The Power and the Glory (Penguin Classics)

The Power and the Glory (Penguin Classics)

4.2 26
by Graham Greene
     
 

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In a poor, remote section of southern Mexico, the Red Shirts have taken control. God has been outlawed, and the priests have been systematically hunted down and killed. Now, the last priest strives to overcome physical and moral cowardice in order to find redemption.

Introduction by John Updike


About the Author:
Graham Greene (1904-1991),

Overview

In a poor, remote section of southern Mexico, the Red Shirts have taken control. God has been outlawed, and the priests have been systematically hunted down and killed. Now, the last priest strives to overcome physical and moral cowardice in order to find redemption.

Introduction by John Updike


About the Author:
Graham Greene (1904-1991), author of many novels, short stories, travel books, plays, and memoirs, was one of the twentieth century's greatest writers. J

John Updike author of Rabbit, Run and other celebrated works, is a preeminent American novelist, short story writer, essayist, and poet.

Product Details

ISBN-13:
9780884116561
Publisher:
Amereon LTD.
Publication date:
09/28/2002
Series:
Penguin Classic Series
Edition description:
Reprint
Pages:
222
Product dimensions:
5.71(w) x 8.85(h) x 0.69(d)
Age Range:
18 Years

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The Power and the Glory 4.2 out of 5 based on 0 ratings. 26 reviews.
Anonymous More than 1 year ago
The Power and the Glory by Graham Green presents a fascinating and unique interpretation of religion and how it affects human nature. The most striking image presented by this interpretation is the lead character, a whisky priest with a bastard child. He stands as a paradoxical figure within himself, a highly respected official distributing confessions and baptisms to the locals, yet he is flawed inside and out grappling with his faith and to what purpose he serves. However, Green did not write this novel purely to state that priests are humans too, flawed just as they rest of us. Instead, the novel reaches deeper as if religion in its traditional, most rigid form pulls down a veil over our eyes. These poverty-stricken desperate individuals living under an oppressive Mexican government look to an equally desperate man whose only concern is his own fruitless survival. They are blind, still governed by the ways of a meaningless, irrelevant church. In the end, as the whiskey priest is finally hunted down by the authorities, he dies suddenly and without purpose or meaning. Green brilliantly contrasts his death with a mother reading to her children of the mightiest and most noble of God's followers dying triumphantly in a blaze of glory. There is no heroic battle, no glory and ultimately no power. He is simply a man and nothing more.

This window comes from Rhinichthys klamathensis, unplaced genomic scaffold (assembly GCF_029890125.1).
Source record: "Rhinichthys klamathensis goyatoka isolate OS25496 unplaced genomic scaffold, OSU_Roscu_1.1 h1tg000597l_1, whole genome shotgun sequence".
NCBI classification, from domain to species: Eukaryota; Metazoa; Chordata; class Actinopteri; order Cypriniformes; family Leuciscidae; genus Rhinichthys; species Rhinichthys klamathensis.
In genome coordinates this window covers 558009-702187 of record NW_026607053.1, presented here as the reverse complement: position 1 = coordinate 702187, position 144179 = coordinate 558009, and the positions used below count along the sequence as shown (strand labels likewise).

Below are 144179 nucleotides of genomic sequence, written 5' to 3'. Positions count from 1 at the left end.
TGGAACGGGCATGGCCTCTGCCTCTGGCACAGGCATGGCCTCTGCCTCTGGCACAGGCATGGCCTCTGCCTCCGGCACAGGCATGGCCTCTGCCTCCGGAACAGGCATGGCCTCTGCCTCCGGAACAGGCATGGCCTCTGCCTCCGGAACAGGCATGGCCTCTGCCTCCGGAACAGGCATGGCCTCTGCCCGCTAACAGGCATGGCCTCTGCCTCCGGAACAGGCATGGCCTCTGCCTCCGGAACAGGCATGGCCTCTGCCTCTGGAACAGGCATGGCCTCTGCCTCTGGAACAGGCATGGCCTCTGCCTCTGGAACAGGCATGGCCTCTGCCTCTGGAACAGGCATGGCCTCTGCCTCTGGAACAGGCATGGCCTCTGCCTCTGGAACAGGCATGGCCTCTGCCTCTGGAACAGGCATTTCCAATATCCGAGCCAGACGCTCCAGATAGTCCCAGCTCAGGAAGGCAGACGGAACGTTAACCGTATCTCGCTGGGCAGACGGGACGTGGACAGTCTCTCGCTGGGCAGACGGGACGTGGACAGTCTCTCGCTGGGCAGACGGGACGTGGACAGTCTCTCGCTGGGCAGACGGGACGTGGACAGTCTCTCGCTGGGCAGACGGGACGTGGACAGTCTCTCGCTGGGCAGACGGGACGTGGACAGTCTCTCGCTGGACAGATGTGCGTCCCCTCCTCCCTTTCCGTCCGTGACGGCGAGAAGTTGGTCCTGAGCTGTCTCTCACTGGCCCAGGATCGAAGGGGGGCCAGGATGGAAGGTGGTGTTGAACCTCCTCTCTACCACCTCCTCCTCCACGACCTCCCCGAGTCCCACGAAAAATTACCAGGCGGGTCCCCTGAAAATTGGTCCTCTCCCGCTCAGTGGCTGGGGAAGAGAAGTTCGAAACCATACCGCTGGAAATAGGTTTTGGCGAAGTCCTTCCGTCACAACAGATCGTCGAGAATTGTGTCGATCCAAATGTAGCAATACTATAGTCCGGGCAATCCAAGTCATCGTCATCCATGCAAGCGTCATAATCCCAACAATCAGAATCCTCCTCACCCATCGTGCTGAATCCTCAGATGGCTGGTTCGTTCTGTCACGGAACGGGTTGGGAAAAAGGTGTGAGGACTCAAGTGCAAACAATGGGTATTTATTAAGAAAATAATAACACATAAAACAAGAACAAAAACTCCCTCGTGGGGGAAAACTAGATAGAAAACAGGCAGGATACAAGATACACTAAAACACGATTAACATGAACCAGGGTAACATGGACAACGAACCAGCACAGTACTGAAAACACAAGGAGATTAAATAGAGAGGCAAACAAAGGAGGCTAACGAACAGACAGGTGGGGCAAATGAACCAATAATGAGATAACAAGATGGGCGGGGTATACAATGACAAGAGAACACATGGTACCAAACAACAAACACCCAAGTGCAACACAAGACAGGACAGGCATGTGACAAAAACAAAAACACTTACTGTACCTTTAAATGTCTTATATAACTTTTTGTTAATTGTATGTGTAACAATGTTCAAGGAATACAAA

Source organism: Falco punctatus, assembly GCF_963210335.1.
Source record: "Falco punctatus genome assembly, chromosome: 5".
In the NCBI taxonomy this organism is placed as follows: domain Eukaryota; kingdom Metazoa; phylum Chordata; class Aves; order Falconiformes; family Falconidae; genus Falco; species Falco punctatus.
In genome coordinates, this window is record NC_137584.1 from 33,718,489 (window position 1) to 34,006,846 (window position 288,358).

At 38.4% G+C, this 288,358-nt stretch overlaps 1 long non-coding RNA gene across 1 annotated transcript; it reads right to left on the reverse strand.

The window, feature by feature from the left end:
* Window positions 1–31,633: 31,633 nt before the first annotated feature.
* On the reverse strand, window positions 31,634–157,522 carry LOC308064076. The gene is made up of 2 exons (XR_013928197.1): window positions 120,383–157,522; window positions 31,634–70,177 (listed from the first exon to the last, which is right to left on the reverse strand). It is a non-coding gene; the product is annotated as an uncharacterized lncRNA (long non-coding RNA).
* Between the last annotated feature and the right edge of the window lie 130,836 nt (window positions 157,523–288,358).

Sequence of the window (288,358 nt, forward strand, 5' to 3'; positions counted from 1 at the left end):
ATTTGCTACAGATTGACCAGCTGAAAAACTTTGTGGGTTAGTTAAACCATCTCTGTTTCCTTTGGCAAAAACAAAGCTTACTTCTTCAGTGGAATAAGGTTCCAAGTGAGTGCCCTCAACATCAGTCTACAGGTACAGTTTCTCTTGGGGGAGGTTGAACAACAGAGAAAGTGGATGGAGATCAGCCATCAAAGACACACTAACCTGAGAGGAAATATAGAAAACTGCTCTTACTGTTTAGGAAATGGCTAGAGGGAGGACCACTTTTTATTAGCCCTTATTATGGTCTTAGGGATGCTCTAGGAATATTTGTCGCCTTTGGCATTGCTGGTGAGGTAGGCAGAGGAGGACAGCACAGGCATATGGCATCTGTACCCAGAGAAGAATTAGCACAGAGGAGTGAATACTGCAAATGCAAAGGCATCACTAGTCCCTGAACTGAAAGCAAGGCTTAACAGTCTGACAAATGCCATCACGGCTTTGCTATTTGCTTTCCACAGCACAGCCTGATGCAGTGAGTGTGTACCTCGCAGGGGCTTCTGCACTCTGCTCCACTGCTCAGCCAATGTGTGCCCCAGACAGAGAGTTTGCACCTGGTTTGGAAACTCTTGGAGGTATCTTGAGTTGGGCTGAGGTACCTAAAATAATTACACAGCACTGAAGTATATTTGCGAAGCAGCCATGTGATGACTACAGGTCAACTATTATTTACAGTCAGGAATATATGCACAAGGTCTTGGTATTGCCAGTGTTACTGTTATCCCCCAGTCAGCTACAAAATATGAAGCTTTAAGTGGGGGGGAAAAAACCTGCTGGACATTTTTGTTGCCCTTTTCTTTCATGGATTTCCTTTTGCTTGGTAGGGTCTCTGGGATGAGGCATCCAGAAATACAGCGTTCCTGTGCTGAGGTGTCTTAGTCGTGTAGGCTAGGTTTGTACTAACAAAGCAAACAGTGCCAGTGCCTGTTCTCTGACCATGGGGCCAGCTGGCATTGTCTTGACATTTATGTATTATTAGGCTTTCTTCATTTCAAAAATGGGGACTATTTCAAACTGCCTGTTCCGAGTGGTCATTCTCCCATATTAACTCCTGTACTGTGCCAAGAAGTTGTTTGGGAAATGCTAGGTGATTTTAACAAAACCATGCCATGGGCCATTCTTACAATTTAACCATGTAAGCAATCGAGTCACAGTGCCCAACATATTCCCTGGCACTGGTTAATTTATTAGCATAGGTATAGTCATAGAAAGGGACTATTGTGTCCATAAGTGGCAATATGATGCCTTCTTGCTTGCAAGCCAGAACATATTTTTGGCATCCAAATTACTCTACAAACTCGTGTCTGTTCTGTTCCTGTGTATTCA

Guest More than 1 year ago
I had no idea about this book until I had to read in my Honors Lit. class. The chapters are set up to where you have to keep going to remember the plot. You have to keep reading. The story is wonderful and I suggest you read it in about two days because of the story setup. This is a book worth reading.
Guest More than 1 year ago
This book was interesting.It teaches a good leeson about faith and love.In a state in Mexico,the church is outlawed.The priest has to run like a criminal.In fact a bandit who killed policemen a was hunted less than him.Although the priest is a good man,his conscience can not let him forget about his past sins.His guilt lead him to deticate his life to the church untill his death.Even though the church was a aware of his past sins,they still declared him a saint.
Guest More than 1 year ago